Readytogo -- Obviously, you are not a paramedic or understand that they need to assess even if the person appears stiff has a board. Don't you remember the guy who was bagged, but still alive. Paramedics/First Responders/Fire/Police put their lives on the line everyday. Ask any paramedic about trying to drive a ambulance when a idiot cuts them off or crosses in front of flashing lights/siren. They will always take the time to assess/work everyone. Do you really think that the Paramedic wasn't affected by what he saw and testified to?? These people are heroes to our community are almost always second guessed by idiots with no medical training or those who may have it, but in a different field. The EMS field is one which is highly skilled, but low paid like other emergency personnel...and you don't do it for the money...but to make a difference. The hardest thing they see is death and a child is even harder to handle. Put yourself in their shoes..it's not a easy job.

  • oconneygirl May 27, 2008

    Any situation is difficult for emergency personnel, I am thankful that there are people out there that are trained and willing to do such wonderful work. I believe that miracles still happen and this particular EMT could have been hoping and praying for a miracle. If any nasty comments should be made make them about the evil women that caused this child's death and the suffering of several other children that were put in her care.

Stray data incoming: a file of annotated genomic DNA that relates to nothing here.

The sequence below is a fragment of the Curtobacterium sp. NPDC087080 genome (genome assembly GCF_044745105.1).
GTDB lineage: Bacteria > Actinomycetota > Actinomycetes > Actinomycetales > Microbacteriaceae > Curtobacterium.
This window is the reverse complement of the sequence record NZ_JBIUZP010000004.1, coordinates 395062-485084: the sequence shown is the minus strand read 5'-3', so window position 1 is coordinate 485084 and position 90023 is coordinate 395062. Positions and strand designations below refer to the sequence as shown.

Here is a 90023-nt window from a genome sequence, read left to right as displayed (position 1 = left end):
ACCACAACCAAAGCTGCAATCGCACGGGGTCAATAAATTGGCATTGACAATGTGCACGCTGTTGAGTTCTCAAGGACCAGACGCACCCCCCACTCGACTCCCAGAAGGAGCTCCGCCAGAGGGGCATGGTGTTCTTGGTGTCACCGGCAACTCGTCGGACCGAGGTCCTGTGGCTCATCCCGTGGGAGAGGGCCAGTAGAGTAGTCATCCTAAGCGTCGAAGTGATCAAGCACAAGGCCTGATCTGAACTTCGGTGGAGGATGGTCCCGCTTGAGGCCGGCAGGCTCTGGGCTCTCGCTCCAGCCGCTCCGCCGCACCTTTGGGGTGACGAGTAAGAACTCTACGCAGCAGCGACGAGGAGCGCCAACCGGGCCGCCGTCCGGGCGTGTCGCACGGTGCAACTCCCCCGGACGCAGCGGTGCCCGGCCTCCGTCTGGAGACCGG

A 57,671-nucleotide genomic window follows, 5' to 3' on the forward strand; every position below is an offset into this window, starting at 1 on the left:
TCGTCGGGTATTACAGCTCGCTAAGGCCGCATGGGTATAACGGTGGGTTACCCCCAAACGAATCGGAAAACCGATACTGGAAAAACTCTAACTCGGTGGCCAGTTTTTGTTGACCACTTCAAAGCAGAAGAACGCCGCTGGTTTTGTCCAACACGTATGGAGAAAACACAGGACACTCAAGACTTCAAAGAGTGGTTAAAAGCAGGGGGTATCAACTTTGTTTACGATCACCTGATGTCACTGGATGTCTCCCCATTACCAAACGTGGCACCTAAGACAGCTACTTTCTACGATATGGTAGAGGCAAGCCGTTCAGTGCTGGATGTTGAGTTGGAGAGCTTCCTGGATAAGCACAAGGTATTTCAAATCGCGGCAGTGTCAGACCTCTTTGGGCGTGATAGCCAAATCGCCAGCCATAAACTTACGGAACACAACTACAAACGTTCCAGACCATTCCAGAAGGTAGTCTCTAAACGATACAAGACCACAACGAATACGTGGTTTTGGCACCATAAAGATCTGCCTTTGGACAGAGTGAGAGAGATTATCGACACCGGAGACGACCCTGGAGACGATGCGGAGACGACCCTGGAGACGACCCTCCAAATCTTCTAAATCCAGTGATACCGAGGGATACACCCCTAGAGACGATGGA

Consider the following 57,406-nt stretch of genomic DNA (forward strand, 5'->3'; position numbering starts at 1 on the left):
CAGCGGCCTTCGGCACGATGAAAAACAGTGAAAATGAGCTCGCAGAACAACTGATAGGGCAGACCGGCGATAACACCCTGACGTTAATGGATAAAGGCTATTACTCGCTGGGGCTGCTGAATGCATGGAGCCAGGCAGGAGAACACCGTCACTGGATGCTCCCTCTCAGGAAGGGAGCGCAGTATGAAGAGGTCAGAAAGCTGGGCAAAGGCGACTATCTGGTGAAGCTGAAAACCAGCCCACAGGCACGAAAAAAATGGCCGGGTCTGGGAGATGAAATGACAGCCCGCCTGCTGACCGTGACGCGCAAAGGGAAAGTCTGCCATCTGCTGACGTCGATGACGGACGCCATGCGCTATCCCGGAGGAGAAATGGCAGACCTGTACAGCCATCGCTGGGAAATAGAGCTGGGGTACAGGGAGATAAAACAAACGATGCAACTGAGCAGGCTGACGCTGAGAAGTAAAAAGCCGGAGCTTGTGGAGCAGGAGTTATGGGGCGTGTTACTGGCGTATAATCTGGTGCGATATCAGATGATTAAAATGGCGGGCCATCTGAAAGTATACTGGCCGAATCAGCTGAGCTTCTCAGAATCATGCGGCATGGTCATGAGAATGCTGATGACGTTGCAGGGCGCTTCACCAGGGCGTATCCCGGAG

• Eduardo1 May 27, 2008

    reaqdytogo..........only hope that you never need an early responder. If you even ad a clue as to the personal time and expenses that these fantastic people to any community that they volunteer to help. Holidays, nights, days, weekends. Often going in to situations like fires, disease, rioting. I could write praise for hours about" firefighters, EMT, and other first responders, but I think that even a closed minded person such as yourself must get my message.

  • For-Better-Or-Worse May 27, 2008


    Lay off the paramedic. Any code situation is difficult especially a child. I am glad to know he did everything possible even if it wasn't possible to resusitate the child. Oh, and for the record most "lay people" don't know what rigor mortis is.